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Interview with Educator & Activist Dan Zalles
1. What got you into music, and if you had not gotten into music what would you be doing today?
I've been playing and writing music for a long time, while pursuing another career for most of that time too. I did nonprofit work as an educational researcher, trying out ways to use technology to build critical thinking skills. That 9 to 5 work gave me the money and the stability to pursue my music without stress. It’s always been challenging to find a balance between the two however. Music has been my greatest passion but having that second career made it hard to devote as much time to music as I wanted. That all changed 5 years ago, when I turned completely to music. That’s why I’ve made so many albums recently.
2. What do you like to do when you are not playing music and how does that influence your creativity?
I do lots of trail running and while I'm running, some of my best themes and hooks come out. A few examples from my new album are What Is Home to You, Nice Guys Finish First, and You’re Not My Dream Come True. When something pops into my head during a run, I whip out my iPhone and record the idea so that I don’t forget it.
3. How long have you been making music?
I wrote my first song when I was 15, a little breezy folk tune called Sandy Beach. That’s also the year I started playing guitar. Before that, I had been playing trumpet for 6 years. That year, I played trumpet in my first band, Prism, which did brass rock covers by groups like Electric Flag and Blood Sweat and Tears.
4. Where are you based and how did that influence your music?
I’ve been living in the San Francisco Bay Area since 1980 but am about to move to Salt Lake City. Living in the Bay Area has been a big influence because there’s such an amazing diversity of live music here and I grooved on Bay Area rock even before I moved there. I mean, just think of the Bay Area’s huge legacy in jazz, blues, folk, and rock.
5. Tell me about your most memorable shows, if you haven’t played live what is your vision for a live show?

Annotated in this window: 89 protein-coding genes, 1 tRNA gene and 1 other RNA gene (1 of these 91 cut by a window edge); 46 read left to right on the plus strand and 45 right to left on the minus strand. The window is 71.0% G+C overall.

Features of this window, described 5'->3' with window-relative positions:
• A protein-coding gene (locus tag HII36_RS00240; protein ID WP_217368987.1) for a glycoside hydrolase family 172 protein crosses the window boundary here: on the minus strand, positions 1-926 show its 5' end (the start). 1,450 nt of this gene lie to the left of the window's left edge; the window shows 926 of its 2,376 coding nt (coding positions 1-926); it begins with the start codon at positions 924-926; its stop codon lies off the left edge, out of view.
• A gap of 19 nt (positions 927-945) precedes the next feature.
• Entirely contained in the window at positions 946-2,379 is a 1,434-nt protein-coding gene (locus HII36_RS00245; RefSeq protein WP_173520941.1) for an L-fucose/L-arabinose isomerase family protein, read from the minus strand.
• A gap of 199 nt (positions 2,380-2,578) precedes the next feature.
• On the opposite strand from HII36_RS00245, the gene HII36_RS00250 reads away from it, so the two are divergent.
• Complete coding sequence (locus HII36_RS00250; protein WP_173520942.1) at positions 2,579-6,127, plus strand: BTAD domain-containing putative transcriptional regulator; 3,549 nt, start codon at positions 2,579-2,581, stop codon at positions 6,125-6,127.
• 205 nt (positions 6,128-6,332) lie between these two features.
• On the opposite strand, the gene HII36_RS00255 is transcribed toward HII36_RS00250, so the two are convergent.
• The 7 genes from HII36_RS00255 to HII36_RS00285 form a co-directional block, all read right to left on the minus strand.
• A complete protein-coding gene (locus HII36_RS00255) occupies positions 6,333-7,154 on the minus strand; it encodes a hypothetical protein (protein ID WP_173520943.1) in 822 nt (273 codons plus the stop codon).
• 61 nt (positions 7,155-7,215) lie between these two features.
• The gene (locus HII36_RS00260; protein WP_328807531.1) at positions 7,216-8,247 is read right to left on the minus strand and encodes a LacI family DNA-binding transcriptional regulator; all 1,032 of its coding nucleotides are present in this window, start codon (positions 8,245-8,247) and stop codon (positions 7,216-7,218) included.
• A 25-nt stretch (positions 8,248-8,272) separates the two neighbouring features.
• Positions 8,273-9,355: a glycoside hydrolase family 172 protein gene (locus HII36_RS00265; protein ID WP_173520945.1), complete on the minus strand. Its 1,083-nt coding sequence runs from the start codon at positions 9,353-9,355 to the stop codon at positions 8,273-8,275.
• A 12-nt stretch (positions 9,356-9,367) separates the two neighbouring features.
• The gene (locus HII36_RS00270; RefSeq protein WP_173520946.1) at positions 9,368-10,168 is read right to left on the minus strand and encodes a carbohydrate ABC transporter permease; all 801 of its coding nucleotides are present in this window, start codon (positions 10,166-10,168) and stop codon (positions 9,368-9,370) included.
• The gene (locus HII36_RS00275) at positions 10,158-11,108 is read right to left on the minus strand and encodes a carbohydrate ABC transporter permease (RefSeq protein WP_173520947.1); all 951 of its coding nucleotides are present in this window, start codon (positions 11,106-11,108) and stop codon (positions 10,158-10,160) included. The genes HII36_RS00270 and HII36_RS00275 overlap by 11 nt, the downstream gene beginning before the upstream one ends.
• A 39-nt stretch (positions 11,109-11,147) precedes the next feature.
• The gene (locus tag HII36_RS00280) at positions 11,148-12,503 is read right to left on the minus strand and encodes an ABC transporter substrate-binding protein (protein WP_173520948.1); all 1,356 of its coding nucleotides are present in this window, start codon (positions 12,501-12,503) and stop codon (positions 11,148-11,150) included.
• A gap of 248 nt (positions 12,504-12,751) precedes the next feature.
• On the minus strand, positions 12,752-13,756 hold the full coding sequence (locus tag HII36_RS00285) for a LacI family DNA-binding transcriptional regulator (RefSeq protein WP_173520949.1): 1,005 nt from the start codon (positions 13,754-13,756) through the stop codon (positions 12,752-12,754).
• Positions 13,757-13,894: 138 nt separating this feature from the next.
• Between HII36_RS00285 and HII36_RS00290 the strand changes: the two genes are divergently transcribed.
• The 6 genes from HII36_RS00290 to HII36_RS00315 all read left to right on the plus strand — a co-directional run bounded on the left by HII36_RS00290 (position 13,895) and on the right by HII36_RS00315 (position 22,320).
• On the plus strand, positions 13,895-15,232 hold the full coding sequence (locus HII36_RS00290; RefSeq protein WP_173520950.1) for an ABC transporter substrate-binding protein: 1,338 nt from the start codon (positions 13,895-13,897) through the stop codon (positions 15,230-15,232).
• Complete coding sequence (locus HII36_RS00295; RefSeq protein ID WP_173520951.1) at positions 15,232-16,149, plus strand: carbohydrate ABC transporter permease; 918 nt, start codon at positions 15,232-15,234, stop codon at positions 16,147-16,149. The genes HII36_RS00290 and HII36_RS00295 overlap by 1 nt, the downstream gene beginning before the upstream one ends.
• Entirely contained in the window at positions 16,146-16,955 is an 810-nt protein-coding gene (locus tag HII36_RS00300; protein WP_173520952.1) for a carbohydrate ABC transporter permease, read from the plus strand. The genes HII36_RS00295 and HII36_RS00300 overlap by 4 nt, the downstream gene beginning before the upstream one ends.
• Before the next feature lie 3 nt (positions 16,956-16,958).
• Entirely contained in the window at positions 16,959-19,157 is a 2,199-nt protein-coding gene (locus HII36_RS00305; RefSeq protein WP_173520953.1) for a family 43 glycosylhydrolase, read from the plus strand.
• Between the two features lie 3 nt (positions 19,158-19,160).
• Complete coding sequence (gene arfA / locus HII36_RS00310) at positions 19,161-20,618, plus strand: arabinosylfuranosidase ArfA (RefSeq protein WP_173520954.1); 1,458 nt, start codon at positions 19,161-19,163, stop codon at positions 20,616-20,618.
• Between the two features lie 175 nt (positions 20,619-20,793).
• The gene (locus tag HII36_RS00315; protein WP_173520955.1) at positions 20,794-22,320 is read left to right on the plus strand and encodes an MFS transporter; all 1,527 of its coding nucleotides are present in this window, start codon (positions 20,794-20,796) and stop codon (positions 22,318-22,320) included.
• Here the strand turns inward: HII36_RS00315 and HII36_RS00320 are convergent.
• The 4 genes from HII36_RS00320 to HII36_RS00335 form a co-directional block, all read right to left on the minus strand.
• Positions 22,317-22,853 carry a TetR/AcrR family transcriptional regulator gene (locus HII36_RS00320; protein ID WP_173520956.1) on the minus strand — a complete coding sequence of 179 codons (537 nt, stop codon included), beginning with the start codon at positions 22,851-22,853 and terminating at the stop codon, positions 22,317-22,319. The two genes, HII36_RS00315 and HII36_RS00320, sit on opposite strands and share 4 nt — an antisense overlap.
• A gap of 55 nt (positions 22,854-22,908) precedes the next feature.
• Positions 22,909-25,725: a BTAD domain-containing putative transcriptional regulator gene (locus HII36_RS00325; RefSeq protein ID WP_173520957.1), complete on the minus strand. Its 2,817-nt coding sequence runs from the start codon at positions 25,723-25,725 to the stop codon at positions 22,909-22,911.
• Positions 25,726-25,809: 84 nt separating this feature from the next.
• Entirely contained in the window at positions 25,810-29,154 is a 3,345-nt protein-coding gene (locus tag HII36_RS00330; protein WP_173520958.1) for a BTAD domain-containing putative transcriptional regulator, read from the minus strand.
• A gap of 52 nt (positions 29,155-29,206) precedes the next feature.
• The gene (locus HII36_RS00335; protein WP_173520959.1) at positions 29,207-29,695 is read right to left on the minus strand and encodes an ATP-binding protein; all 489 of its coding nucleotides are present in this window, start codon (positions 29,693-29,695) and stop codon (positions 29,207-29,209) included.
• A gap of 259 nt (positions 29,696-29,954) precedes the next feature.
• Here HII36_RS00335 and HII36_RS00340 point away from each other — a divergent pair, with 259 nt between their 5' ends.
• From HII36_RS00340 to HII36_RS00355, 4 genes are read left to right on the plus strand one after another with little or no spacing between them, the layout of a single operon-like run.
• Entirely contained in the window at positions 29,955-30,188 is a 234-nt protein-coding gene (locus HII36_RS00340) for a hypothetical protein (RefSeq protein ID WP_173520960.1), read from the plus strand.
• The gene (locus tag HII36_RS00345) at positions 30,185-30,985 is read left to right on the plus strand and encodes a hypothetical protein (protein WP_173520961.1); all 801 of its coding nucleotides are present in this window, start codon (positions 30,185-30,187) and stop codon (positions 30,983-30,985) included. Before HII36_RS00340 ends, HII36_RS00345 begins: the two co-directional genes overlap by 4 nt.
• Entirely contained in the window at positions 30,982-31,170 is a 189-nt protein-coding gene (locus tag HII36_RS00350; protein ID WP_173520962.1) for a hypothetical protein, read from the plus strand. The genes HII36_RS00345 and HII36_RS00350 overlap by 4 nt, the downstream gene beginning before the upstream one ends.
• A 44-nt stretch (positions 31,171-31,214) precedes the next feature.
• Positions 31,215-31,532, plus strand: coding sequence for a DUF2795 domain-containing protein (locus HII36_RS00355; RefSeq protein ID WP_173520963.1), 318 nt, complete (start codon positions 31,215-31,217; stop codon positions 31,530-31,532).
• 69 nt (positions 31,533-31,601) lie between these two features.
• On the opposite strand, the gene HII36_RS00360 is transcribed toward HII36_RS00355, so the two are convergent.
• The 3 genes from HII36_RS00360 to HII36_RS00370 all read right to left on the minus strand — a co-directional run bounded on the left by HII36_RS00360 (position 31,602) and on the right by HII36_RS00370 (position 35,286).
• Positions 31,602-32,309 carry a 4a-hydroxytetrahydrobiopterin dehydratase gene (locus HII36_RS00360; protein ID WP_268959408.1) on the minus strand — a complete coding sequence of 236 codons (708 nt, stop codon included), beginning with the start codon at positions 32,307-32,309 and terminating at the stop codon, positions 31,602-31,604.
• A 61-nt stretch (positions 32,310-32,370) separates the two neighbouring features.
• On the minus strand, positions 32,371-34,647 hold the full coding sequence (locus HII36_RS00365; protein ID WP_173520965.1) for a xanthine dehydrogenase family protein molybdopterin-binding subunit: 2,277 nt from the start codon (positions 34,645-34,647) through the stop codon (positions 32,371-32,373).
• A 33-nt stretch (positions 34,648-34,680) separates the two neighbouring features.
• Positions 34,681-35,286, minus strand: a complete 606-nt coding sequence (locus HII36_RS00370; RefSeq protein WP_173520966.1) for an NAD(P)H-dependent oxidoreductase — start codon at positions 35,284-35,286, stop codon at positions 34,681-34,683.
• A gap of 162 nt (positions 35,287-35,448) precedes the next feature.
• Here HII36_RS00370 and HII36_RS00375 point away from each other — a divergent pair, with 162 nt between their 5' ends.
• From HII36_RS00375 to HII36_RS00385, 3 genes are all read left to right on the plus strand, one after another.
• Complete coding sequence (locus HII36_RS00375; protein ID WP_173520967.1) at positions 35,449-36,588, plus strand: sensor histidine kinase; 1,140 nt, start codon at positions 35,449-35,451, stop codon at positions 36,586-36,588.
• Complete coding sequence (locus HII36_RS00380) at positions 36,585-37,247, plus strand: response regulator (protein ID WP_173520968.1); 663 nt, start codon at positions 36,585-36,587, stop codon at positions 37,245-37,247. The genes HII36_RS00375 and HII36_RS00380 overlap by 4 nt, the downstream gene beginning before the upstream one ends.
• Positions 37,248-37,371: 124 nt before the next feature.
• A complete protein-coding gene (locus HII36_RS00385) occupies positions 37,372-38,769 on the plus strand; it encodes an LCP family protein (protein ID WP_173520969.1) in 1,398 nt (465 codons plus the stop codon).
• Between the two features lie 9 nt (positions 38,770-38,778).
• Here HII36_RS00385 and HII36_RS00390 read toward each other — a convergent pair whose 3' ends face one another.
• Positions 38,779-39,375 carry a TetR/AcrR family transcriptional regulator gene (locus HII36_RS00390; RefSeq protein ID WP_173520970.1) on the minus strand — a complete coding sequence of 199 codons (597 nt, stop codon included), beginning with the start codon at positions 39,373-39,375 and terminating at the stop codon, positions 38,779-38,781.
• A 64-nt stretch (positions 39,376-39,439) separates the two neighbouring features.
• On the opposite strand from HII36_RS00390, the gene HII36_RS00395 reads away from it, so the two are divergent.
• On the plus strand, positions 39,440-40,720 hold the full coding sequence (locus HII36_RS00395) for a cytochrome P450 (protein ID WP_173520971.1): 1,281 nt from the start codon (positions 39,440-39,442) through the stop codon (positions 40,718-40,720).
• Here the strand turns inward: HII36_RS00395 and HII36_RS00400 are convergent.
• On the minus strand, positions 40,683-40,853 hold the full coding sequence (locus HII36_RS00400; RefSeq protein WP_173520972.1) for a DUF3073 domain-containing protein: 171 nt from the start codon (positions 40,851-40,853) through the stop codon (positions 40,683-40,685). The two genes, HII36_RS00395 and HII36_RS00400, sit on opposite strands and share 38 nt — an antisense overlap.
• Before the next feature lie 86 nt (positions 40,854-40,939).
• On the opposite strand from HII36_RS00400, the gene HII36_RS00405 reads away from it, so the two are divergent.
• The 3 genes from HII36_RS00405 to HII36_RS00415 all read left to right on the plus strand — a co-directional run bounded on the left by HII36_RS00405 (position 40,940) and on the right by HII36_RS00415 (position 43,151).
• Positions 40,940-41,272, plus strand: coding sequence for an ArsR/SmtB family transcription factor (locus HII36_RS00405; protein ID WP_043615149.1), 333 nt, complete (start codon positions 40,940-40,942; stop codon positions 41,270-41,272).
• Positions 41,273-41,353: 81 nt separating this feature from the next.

Probably my favorite show was actually a private party. With my then-current band, Wayward Monks, I played at a birthday party for Jerry Garcia’s daughter. Jerry unfortunately was long gone but I played right next to a mantle with his picture on it. He was always a huge inspiration for me, especially as a lead guitarist, not to mention his emotional melodic songwriting, So I was really honored by the opportunity. It was fitting that Wayward Monks was the band I played with on that occasion because that band did a lot of improvisation and the Grateful Dead was my biggest inspiration for playing that kind of music. Another memorable show was with my band, Reckless Pedestrians when we shared a gig with Chris Isaak at the Omni Auditorium in Oakland. The place was packed and I managed to have a nice chat with Chris backstage.
6. What is your favorite venue to play at, and do you have any places you want to play that you have not already?
For years, my band Outer Half played at a county fair in San Mateo, CA. I love the energy and fun at these fairs. Being surrounded by rides, weird animal contests, livestock, artsy exhibits, and all kinds of guilty pleasure food is fun, and we always got provided with top-notch sound guys. Generally speaking, I like playing at places attended by lots of people who may not have heard you before but get exposed to you and become fans. I’ll be looking for such places in Utah after I move.
7. If you could play any show with any lineup, who would be on the ticket?
I’d love to play with Big Thief because they’re versatile and top-notch in the current indie rock world. Another great act I’d be honored to play with is Larry Campbell and Teresa Williams. Larry is an amazing guitar virtuoso session guy and he and Alison put out some rocking Americana albums a few years ago. I was blown away by their set at the Hardly Strictly Bluegrass festival this Fall in San Francisco. Then of course, there are the dream monster acts. Who would turn down an offer to warm up for Paul McCartney or Elton John?
8. What is some advice that you would give to someone who is just getting into making music and some advice that you would give to your younger self?
I’d say, think about what you especially love about music and then plan your priorities around those things. For example, maybe you like the creative process the most and don't care that much about playing live or being in a band. If so, maybe you should just get a good digital audio workstation and learn how to record your own music. Or, if it’s the performing that you like the most, find some good players and form a band and get some gigs. Also, know what kind of lifestyle you want. When you're young, it's tempting to think that living on the road playing gigs in different cities every night is going to be lots of fun and romantic but it will wear you down unless you have lots of stamina, and it's not likely to make you much money either. But then, who knows? Maybe you’ll end up being one of the special ones and actually get rich and famous. I say, good luck with that!
9. Of your songs which one means the most to you and why?